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    Andean Volcano Erupts

    December 26, 2012; 8:50 AM ET

    The Copahue volcano has cut loose with a blast of ash and gas along the Chile-Argentina border.

    The eruption began Saturday morning, prompting the Chilean government to hoist a red flag for the Biobio region, the BBC News website said.

    Authorities in Argentina cautioned local residents.

    NASA satellite images captured the trace of the ash cloud as it streamed east-southeastward over the Argentina desert.

    Ash blasted aloft by the Copehue volcano trails down wind over the desert of Neuquen province, Argentina, on Dec. 22, 2012. (NASA Terra/MODIS)

    The eruption of the 10,000 foot Copehue volcano was its first since 2000.

    The blast was apparently short-lived and relatively small, according to the Eruptions blog. Volcanologist Erik Klemetti said the eruption was driven more by exploding steam rather than fresh lava.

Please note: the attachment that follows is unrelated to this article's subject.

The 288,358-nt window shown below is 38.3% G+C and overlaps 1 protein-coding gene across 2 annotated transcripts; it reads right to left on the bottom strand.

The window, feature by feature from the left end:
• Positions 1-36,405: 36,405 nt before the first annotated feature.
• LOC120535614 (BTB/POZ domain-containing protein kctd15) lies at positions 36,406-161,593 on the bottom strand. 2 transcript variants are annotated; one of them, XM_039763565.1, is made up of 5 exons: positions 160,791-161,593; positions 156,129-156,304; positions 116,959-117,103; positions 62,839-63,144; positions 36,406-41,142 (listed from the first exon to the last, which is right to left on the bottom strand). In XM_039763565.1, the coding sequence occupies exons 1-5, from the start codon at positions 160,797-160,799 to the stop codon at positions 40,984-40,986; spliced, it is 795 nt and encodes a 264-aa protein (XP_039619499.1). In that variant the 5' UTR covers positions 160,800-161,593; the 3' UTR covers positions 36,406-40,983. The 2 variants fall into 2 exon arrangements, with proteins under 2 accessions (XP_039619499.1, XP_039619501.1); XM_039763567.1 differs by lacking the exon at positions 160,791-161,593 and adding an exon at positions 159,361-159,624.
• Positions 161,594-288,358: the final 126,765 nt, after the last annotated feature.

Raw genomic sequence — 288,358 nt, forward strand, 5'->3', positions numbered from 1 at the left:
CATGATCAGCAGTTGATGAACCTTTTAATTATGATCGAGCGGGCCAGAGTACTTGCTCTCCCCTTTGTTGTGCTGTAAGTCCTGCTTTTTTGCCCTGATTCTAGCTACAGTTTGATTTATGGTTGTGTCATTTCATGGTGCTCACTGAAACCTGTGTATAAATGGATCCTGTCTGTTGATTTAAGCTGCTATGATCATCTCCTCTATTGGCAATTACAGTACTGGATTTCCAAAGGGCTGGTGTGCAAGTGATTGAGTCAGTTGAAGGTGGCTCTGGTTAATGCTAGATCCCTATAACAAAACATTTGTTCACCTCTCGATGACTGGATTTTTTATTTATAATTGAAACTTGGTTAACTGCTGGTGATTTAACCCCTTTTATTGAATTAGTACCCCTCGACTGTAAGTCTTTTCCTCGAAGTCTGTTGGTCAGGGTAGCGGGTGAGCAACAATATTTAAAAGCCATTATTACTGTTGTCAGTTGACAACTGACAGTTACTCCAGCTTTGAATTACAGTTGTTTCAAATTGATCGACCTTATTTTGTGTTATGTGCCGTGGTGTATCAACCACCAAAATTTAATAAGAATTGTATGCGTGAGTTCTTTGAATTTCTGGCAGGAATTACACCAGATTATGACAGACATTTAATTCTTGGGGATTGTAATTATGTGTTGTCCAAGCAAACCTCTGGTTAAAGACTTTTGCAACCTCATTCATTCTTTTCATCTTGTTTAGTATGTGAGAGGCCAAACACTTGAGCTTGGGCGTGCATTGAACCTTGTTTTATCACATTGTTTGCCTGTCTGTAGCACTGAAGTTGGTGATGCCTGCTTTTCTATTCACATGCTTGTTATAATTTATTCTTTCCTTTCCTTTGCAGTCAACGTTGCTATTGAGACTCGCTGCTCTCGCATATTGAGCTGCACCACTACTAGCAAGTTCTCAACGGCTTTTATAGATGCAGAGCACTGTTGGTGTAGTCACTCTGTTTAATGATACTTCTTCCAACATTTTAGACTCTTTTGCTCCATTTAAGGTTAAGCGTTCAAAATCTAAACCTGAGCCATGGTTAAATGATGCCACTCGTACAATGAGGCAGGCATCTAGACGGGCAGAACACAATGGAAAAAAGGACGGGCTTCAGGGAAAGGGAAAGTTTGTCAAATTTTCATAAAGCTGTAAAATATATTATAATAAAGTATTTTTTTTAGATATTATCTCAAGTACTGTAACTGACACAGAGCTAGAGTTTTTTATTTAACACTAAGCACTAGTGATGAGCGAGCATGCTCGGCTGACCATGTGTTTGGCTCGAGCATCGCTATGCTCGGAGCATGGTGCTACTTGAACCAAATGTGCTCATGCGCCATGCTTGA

Klemetti also indicated that the Copehue blast was dwarfed by the powerful 2011 outbursts at Puyehue-Cordon Caulle, Chile.

    The Puyehue-Cordon Caulle blasts spread thick layers of ash along the Chilean and Argentinian Andes. Costly damage and loss of income were suffered by mountain resorts, such as those of Bariloche, Argentina. Ranchers also suffered losses.

    Ash fall extended eastward into the Argentina Pampas, even reaching Buenos Aires, where many flights were canceled or diverted.

    A 1992 photo of the summit of Copehue volcano, straddling the Chile-Argentina border; Callaqui volcano towers in the distance. (Smithsonian National Museum/University of Chile/Oscar Gonzalez-Ferran)

    The views expressed are those of the author and not necessarily those of AccuWeather, Inc. or AccuWeather.com


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